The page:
One can therefore understand the helplessness hence the apparent hopelessness consciously or unconsciously exuded by the majority of the few sincere anti-corruption activists among lawyers, investigative journalists and other patriotic Nigerians of conscience who operate under these frustrating circumstances.
The situation therefore increasingly underscores the urgent need to prepare a comprehensive, realistic and effective strategy to harness and avail of the relevant and applicable international legal provisions under various international conventions, and also the similar laws of the countries that allow for probing and prosecuting suspects suspected of monumental fraud, war crimes and other forms of crimes against humanity even if the perpetrators are not their citizens and/or even if they have committed the crimes elsewhere.
This strategy should also include effective ways to strategically engage various international anti-corruption organizations, reputable pressure groups, influential lobby cliques and major international media organizations to ensure wide, systematic and sustained publicity of uncovered corruption scandals and cases of suspected complicity of government officials and their associates in fomenting, sponsoring or deliberately prolonging bloody crises in their countries.
Despite the hypocrisy of many foreign countries and international organizations with respect to their purported commitment to transparency and justice, a deliberate approach of constant pressure, sustained lobbying and wide publicity can make them succumb and cooperate, because their consciences are, at least, not yet irreparably damaged as those of their Nigerian counterparts. This is because, as opposed to their Nigerian counterparts, their fear of the shame associated with scandals and the damage it can inflict on their careers as individuals, cooperate integrity and national reputation as organizations and nations still greatly influences their policies.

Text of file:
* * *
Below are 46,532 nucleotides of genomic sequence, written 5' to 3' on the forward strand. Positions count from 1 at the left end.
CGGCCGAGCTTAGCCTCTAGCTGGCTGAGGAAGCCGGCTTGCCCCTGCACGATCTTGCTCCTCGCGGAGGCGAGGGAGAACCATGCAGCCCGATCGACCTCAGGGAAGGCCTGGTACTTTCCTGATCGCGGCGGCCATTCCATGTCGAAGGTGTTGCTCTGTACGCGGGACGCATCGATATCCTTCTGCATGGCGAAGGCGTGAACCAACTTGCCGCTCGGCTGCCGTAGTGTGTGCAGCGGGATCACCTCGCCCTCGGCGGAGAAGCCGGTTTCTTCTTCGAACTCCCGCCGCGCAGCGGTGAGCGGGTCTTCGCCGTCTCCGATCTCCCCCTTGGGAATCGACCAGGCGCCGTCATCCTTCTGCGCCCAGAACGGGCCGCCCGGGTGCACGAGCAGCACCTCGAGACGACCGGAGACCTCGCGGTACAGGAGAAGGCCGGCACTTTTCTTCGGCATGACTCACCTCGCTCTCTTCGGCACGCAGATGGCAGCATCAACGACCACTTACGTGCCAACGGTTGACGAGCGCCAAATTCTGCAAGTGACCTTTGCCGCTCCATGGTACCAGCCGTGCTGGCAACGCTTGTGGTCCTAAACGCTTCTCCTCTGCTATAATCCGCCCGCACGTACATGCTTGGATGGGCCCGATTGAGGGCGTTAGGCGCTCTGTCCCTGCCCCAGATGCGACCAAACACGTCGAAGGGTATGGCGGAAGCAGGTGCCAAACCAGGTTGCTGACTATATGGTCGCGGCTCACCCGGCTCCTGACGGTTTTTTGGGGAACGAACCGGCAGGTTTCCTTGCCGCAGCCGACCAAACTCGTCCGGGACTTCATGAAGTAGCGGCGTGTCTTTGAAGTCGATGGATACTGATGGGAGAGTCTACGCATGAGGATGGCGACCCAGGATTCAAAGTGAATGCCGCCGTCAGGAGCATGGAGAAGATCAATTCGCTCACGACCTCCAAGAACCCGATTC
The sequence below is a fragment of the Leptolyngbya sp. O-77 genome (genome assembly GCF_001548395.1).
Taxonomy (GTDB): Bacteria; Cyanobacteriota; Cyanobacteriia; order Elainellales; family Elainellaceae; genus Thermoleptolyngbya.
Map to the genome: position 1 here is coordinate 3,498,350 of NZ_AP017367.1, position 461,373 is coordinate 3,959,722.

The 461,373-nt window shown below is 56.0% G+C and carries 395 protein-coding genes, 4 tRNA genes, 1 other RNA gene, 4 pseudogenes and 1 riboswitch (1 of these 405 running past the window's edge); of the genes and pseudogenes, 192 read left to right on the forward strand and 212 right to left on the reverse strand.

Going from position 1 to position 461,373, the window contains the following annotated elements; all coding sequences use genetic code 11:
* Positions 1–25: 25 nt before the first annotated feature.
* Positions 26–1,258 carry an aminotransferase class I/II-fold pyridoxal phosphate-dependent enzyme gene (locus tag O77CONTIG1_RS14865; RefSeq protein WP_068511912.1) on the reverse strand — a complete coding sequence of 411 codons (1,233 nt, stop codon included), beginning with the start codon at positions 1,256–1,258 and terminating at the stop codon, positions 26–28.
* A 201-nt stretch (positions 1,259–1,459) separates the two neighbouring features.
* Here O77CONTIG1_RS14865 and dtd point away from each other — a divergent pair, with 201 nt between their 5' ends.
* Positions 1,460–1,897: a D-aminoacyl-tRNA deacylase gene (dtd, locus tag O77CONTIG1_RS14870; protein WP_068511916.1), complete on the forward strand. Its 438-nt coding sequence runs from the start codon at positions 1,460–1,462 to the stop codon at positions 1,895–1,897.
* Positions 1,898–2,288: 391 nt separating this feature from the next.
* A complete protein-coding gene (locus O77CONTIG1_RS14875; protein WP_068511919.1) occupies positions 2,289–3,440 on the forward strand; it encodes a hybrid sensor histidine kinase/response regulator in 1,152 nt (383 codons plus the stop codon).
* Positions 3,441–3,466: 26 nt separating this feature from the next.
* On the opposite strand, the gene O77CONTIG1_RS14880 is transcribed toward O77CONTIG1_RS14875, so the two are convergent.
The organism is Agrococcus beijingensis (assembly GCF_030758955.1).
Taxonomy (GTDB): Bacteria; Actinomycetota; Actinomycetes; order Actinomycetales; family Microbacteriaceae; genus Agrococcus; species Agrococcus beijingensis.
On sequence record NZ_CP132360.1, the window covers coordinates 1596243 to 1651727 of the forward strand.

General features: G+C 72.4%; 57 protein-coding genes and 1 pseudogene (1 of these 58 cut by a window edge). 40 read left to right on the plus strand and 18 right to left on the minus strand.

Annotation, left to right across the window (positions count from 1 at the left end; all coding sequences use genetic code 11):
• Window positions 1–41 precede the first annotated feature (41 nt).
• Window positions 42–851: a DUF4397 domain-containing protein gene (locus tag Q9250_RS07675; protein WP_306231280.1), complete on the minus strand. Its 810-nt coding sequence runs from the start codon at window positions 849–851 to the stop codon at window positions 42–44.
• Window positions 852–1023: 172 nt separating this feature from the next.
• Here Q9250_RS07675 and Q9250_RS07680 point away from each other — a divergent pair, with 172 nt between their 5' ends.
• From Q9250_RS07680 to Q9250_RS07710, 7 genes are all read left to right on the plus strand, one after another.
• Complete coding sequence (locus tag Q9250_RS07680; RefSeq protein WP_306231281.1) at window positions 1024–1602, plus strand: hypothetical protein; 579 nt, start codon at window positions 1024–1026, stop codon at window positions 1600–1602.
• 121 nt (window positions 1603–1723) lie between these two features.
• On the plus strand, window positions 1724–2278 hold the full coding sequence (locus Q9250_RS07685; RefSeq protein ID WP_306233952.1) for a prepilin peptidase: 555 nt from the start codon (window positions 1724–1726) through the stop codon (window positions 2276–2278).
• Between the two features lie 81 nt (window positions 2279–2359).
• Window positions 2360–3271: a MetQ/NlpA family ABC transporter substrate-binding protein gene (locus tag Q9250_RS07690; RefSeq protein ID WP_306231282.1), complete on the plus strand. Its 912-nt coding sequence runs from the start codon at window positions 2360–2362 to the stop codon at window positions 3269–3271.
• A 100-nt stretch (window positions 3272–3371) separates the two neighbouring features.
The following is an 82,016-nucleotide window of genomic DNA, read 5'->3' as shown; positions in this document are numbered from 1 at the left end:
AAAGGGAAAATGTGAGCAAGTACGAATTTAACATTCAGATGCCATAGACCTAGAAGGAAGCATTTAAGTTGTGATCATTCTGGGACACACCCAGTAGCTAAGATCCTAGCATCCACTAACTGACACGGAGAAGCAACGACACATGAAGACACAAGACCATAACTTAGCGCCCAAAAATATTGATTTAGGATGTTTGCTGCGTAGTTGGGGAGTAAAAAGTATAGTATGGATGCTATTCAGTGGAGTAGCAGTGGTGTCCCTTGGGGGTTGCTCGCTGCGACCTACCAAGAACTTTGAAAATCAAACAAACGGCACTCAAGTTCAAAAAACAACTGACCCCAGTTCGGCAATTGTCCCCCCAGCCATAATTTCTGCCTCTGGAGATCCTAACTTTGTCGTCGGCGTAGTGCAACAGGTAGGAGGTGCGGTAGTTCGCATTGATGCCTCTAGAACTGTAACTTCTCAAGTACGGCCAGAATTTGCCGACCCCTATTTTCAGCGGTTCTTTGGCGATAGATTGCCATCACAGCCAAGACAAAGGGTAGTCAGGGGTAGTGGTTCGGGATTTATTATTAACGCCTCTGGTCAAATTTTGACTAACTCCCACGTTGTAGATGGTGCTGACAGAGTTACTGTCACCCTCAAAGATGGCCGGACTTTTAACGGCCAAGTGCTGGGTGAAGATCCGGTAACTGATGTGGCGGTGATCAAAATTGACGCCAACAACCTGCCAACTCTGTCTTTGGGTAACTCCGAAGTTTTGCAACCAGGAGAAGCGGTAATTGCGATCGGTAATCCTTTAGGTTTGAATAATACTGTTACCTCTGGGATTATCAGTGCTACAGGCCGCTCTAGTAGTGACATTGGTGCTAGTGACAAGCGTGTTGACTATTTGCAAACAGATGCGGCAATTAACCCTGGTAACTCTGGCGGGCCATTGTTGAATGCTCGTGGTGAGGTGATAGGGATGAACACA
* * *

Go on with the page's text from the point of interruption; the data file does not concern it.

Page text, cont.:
Therefore, If properly and professionally managed and sustained, this process would eventually transform into an effective transnational pressure and lobby watchdog that can successfully lobby and even pressurize foreign governments and international bodies to live up to their moral and legal obligations by facilitating the process of hunting and prosecuting foreign suspects suspected of committing inhuman atrocities against their citizens or complicity in committing it by their actions or inactions, as well as corrupt officials and their local cohorts who enable them launder and invest their loots.
Obviously, achieving this depends primarily on the amount of sincerity, commitment and the ability of the local anti-corruption organizations, independent and professional media houses, other related NGOs and people of conscience in the country, of course in coordination with similar Nigerian groups and like-minded Nigerians in the Diaspora, to concertedly draw a realistic blueprint and action plan that would guide their policies and actions.